Saturday, August 22, 2009

Basic mixed vegetable: Mixed sabzi


The trick here is that in this dish, the veggies steam on a bed of onion, garlic, and ginger. There is no stirring involved. Let me explain.
Ingredients:
3 tbs oil
1 tsp whole cumin seeds
1 onion chopped finely
1 tbs ginger paste
1 tbs garlic paste
1 tsp green chile paste or finely chopped green chiles
2-3 small potatoes cut into wedges. I don't peel but desis tend to prefer peeled.
1 carrot peeled and chopped into bite sized pieces
1 cup green beans cleaned and chopped into one inch pieces, such as french beans, gawaar beans, sem, phalian, a mix, or as you like
1 medium head of cauliflower, florets prepared for cooking
1/2 cup fresh tomato roughly pureed (1 large or two small tomatoes roughly blitzed in chopper)
1 heaping tsp salt or to taste
1 tsp mango powder (amchoor)
1 tsp turmeric powder
1 tsp or more red chile powder
1 tbs cumin powder
1 tsp coriander powder
1 heaping tsp of any good curry powder or Kitchen King Masala that you like
1 tbs dried fenugreek leaves
1/4 cup frozen peas
garnish: roughly chopped fresh green chile and chopped cilantro
optional garnish: toasted sesame seeds

Heat oil in deep pot (must have a lid) and add cumin seeds. When they sizzle, add in onions. Stir fry these until they become translucent. Add in ginger garlic paste and chopped green chiles. Stir to mix well and allow to sizzle. Now add potatoes. Do not stir, add in carrots, beans, and then cauliflower, each one in a layer roughly on top of each other in the pot. Pour in the tomato puree all around the sides of the pot. Now add the salt, mango powder, red chile powder, turmeric powder, cumin powder, and coriander powder. Be sure to distribute these spices and the salt pretty evenly over the top layer of veggies. The heat should still be high at this point. Cover the pot, turn down the heat to medium, and keep covered for 25 minutes or so. Test a potato by sticking a fork in it and when it is done, all the veg will be done. Notice that you haven't stirred the veggies at all yet. The onion ginger garlic paste mixture had acted as a beg to the rest of the vegetables, and it slowely caramelizes below them on the medium flame. The tomato puree acts as a flavor agent but also provides moisture so the edges of the bottom of the pot doesn't burn. The moisture within the vegetables themselves also aids the steaming process. It is so simple and easy, no stirring and "bhunofying" until your arm falls off. Turn off the heat. Now add the green peas, curry powder, and dried fenugreek leaves. Keep the lid on for 5 more minutes to allow the peas to steam. Now keep the lid a jar on top of the pot for about 5 more minutes to let everything settle. It is now time to mix everything. Mix and stir well. Add the garnishes. Serve with hot rice and chapattis. Above pic is without garnishes added.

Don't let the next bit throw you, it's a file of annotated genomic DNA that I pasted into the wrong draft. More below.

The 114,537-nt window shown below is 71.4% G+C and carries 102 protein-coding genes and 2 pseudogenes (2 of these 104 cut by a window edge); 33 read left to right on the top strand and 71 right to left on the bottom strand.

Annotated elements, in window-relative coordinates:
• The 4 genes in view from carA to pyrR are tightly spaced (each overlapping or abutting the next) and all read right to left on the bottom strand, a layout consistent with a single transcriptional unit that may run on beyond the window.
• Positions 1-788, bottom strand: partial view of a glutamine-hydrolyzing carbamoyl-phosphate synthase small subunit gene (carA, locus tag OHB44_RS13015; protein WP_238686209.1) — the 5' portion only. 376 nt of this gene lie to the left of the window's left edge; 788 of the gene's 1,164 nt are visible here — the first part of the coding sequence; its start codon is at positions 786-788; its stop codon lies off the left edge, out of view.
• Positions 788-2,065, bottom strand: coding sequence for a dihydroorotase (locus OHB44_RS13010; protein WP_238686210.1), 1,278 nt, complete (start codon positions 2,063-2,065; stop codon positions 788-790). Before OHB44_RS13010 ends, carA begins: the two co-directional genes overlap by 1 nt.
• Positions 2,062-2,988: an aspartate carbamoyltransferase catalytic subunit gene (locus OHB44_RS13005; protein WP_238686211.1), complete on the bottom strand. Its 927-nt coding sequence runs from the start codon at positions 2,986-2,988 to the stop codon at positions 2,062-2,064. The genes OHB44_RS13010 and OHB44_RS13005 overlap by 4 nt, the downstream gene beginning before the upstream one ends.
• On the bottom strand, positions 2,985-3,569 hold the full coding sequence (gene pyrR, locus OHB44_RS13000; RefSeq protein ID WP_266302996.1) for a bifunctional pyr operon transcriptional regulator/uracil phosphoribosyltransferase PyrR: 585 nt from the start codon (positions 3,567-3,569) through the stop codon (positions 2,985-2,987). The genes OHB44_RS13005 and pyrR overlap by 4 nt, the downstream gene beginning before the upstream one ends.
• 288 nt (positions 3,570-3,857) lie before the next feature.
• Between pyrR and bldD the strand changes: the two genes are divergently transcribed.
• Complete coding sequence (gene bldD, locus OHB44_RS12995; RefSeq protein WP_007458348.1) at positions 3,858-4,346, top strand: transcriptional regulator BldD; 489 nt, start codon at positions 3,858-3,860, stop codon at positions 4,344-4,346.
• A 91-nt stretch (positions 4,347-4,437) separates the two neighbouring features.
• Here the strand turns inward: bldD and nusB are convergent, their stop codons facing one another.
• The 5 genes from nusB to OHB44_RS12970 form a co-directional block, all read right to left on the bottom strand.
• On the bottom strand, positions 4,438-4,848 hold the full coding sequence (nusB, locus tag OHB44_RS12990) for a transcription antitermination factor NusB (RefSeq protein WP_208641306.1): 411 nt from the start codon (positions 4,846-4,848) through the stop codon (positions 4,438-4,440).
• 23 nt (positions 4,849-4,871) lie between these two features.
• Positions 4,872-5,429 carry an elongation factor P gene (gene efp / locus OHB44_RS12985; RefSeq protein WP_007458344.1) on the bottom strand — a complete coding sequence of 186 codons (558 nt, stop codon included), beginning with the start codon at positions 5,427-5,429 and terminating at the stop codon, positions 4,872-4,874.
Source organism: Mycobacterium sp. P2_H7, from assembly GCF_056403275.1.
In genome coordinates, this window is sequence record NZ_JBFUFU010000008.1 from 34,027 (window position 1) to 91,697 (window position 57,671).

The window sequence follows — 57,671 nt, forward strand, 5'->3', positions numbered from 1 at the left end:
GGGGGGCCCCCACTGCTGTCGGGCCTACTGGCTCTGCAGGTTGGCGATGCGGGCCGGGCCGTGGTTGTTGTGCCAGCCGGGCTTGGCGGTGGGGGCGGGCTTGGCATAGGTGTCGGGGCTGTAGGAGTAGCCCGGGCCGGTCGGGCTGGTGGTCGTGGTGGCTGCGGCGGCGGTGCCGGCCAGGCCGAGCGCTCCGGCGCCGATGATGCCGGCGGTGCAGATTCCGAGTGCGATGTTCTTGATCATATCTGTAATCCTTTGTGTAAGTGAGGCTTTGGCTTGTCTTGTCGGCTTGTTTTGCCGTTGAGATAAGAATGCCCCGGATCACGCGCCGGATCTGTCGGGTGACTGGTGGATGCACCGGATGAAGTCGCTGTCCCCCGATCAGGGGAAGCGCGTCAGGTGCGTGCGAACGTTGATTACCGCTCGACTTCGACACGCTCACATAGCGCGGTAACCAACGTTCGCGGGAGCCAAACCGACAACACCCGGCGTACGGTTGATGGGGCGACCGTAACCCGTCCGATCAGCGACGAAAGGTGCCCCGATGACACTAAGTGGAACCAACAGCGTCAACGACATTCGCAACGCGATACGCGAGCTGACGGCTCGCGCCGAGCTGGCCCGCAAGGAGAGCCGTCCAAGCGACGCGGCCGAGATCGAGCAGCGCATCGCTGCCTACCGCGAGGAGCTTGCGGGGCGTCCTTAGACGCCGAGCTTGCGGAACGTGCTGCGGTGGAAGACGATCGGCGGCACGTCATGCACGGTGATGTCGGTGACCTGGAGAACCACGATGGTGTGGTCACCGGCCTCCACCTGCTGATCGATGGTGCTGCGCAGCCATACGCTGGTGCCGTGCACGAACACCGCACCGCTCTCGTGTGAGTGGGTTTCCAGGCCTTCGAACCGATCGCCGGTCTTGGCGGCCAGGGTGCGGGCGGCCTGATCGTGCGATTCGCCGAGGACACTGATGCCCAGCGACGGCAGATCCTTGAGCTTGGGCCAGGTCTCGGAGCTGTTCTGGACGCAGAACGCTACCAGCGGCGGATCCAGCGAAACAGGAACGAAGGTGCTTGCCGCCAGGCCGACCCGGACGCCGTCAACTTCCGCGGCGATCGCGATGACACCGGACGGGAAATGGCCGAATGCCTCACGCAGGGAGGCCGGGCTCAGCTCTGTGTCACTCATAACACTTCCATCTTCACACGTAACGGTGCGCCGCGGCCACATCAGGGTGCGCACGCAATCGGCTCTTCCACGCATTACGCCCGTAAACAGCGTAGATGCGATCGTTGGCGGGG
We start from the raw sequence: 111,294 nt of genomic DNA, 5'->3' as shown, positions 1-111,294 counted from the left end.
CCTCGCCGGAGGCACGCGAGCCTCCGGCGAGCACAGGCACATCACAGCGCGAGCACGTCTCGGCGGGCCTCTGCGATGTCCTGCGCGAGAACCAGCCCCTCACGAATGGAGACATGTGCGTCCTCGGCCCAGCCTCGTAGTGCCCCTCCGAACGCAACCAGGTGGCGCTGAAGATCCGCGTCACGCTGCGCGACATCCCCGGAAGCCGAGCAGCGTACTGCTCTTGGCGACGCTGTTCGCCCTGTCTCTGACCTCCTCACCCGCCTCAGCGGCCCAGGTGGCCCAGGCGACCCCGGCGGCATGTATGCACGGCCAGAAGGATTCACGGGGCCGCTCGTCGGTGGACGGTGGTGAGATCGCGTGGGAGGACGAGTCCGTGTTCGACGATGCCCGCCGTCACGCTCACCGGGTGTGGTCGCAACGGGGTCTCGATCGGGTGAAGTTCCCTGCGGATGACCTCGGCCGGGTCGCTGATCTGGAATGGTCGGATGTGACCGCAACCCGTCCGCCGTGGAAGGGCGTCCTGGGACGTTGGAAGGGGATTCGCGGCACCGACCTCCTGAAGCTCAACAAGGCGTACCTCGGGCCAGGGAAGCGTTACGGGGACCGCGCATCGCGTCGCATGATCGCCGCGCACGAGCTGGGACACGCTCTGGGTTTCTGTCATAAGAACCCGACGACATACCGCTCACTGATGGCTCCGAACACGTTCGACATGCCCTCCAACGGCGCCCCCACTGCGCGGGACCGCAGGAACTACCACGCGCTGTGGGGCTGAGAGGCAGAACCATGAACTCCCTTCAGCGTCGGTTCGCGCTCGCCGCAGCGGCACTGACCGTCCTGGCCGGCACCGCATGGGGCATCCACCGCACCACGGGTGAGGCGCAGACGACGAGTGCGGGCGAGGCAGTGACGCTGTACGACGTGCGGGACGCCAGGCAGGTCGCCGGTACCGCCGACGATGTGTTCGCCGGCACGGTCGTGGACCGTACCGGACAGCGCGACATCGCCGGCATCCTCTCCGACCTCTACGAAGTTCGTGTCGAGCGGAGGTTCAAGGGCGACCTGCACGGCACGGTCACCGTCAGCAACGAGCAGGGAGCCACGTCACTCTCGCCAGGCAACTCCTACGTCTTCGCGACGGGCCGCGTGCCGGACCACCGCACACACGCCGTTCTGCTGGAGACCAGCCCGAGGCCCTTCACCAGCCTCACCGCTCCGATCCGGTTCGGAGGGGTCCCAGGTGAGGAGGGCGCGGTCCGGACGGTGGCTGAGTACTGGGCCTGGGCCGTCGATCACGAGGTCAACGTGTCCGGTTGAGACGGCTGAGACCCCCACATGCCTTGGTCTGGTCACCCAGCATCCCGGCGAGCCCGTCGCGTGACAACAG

I learned a version of this dish from my excellent cooking teacher, Gehana (see her blog linked in the side bar). She also adds whipped yoghurt and has a few other options. This is a Sindhi style "seyel bhaji" and the no-stir technique is special to that region. Her version is the best, I have just simplified it a bit to be a no-brainer, extra simple home style vegetable dish.

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